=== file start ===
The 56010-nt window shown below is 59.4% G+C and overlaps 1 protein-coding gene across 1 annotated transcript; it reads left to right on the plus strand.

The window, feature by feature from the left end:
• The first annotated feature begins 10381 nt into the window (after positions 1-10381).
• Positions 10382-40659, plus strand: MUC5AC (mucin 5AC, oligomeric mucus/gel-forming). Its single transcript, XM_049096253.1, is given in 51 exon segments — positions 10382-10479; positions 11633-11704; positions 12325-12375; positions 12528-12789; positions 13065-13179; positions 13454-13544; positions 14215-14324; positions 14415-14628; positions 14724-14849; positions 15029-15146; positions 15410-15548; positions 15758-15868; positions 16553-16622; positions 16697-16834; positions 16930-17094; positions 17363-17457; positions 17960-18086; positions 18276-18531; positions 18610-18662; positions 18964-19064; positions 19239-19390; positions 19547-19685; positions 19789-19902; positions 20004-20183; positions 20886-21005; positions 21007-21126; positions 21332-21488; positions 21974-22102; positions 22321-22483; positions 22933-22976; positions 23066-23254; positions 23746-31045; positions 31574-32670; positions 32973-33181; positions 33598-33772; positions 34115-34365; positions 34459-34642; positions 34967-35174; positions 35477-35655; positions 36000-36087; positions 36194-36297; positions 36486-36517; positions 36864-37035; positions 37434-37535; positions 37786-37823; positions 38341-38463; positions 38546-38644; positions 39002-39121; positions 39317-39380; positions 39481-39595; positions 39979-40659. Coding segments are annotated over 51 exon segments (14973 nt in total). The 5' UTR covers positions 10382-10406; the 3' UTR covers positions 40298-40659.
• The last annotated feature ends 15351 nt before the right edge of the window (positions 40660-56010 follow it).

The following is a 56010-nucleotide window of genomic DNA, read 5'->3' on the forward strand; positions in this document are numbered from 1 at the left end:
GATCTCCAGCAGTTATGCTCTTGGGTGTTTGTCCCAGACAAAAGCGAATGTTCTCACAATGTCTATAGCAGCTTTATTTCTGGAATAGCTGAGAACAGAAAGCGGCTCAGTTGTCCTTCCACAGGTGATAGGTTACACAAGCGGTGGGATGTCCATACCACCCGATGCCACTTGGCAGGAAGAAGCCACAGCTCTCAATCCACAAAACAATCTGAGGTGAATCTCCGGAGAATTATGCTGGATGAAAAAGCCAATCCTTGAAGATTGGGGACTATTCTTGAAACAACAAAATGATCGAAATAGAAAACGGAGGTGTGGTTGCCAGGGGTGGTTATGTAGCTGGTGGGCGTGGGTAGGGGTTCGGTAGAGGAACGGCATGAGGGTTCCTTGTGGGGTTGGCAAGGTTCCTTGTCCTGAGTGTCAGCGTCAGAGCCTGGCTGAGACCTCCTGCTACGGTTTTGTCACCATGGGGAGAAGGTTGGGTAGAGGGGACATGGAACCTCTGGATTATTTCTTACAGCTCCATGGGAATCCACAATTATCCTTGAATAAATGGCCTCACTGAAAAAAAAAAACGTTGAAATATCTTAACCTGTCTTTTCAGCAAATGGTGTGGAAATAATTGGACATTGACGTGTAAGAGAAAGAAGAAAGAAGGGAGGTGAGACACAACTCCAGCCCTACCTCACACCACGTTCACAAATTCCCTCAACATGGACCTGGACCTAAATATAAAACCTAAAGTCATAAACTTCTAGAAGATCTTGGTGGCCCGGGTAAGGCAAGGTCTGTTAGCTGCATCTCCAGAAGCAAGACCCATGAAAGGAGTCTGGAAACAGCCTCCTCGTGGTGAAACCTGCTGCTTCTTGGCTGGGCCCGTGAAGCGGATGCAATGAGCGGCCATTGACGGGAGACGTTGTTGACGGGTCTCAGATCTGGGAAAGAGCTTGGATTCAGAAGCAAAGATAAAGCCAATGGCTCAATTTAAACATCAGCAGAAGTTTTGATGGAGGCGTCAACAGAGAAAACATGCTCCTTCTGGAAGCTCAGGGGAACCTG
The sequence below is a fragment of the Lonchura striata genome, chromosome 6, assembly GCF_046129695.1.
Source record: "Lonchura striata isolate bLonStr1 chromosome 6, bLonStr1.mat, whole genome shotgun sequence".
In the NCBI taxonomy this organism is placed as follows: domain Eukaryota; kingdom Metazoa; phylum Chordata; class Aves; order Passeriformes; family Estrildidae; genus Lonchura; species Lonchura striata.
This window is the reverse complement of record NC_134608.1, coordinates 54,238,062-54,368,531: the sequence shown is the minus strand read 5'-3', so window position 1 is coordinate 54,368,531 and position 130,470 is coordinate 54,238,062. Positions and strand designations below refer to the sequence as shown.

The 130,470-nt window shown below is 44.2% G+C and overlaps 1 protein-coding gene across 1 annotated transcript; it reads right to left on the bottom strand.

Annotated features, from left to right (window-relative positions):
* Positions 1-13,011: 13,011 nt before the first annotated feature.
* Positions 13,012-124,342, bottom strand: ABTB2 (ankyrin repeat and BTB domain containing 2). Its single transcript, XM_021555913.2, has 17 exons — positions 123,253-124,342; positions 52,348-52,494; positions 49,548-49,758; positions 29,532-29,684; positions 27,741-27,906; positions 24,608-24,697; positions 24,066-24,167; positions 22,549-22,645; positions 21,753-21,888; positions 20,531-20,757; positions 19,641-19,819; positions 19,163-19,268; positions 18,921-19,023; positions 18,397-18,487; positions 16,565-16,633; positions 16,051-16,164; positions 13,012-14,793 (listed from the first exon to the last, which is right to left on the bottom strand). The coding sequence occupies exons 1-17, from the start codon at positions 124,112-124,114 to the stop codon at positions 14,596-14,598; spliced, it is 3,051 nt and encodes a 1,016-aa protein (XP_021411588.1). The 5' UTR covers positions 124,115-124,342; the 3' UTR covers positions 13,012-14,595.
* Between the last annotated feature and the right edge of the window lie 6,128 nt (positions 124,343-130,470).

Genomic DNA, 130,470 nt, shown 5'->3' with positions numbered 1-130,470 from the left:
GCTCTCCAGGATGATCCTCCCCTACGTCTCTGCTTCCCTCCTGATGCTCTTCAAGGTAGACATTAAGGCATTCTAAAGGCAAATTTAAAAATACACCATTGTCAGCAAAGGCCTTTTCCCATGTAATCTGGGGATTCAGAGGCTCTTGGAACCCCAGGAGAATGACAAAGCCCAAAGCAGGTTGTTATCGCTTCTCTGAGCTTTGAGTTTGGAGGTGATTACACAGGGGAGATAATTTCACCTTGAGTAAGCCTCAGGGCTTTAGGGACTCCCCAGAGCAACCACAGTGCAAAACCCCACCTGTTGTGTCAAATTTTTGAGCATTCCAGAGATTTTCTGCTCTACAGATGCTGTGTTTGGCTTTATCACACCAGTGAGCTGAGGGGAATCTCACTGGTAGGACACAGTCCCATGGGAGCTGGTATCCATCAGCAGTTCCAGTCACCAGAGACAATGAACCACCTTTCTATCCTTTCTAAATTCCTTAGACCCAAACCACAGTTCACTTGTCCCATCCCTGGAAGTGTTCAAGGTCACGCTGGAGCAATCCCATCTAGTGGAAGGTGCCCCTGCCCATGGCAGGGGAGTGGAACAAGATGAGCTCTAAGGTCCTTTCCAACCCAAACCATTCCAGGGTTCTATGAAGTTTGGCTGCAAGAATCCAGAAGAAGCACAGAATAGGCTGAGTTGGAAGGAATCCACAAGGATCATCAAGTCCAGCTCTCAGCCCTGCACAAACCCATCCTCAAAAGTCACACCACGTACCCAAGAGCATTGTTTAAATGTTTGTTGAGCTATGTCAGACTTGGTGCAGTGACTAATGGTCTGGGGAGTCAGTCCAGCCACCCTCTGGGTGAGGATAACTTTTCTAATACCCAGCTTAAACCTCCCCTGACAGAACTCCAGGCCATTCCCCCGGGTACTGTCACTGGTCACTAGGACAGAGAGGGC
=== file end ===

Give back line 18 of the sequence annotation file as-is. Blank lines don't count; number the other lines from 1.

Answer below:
GCTCTCCAGGATGATCCTCCCCTACGTCTCTGCTTCCCTCCTGATGCTCTTCAAGGTAGACATTAAGGCATTCTAAAGGCAAATTTAAAAATACACCATTGTCAGCAAAGGCCTTTTCCCATGTAATCTGGGGATTCAGAGGCTCTTGGAACCCCAGGAGAATGACAAAGCCCAAAGCAGGTTGTTATCGCTTCTCTGAGCTTTGAGTTTGGAGGTGATTACACAGGGGAGATAATTTCACCTTGAGTAAGCCTCAGGGCTTTAGGGACTCCCCAGAGCAACCACAGTGCAAAACCCCACCTGTTGTGTCAAATTTTTGAGCATTCCAGAGATTTTCTGCTCTACAGATGCTGTGTTTGGCTTTATCACACCAGTGAGCTGAGGGGAATCTCACTGGTAGGACACAGTCCCATGGGAGCTGGTATCCATCAGCAGTTCCAGTCACCAGAGACAATGAACCACCTTTCTATCCTTTCTAAATTCCTTAGACCCAAACCACAGTTCACTTGTCCCATCCCTGGAAGTGTTCAAGGTCACGCTGGAGCAATCCCATCTAGTGGAAGGTGCCCCTGCCCATGGCAGGGGAGTGGAACAAGATGAGCTCTAAGGTCCTTTCCAACCCAAACCATTCCAGGGTTCTATGAAGTTTGGCTGCAAGAATCCAGAAGAAGCACAGAATAGGCTGAGTTGGAAGGAATCCACAAGGATCATCAAGTCCAGCTCTCAGCCCTGCACAAACCCATCCTCAAAAGTCACACCACGTACCCAAGAGCATTGTTTAAATGTTTGTTGAGCTATGTCAGACTTGGTGCAGTGACTAATGGTCTGGGGAGTCAGTCCAGCCACCCTCTGGGTGAGGATAACTTTTCTAATACCCAGCTTAAACCTCCCCTGACAGAACTCCAGGCCATTCCCCCGGGTACTGTCACTGGTCACTAGGACAGAGAGGGC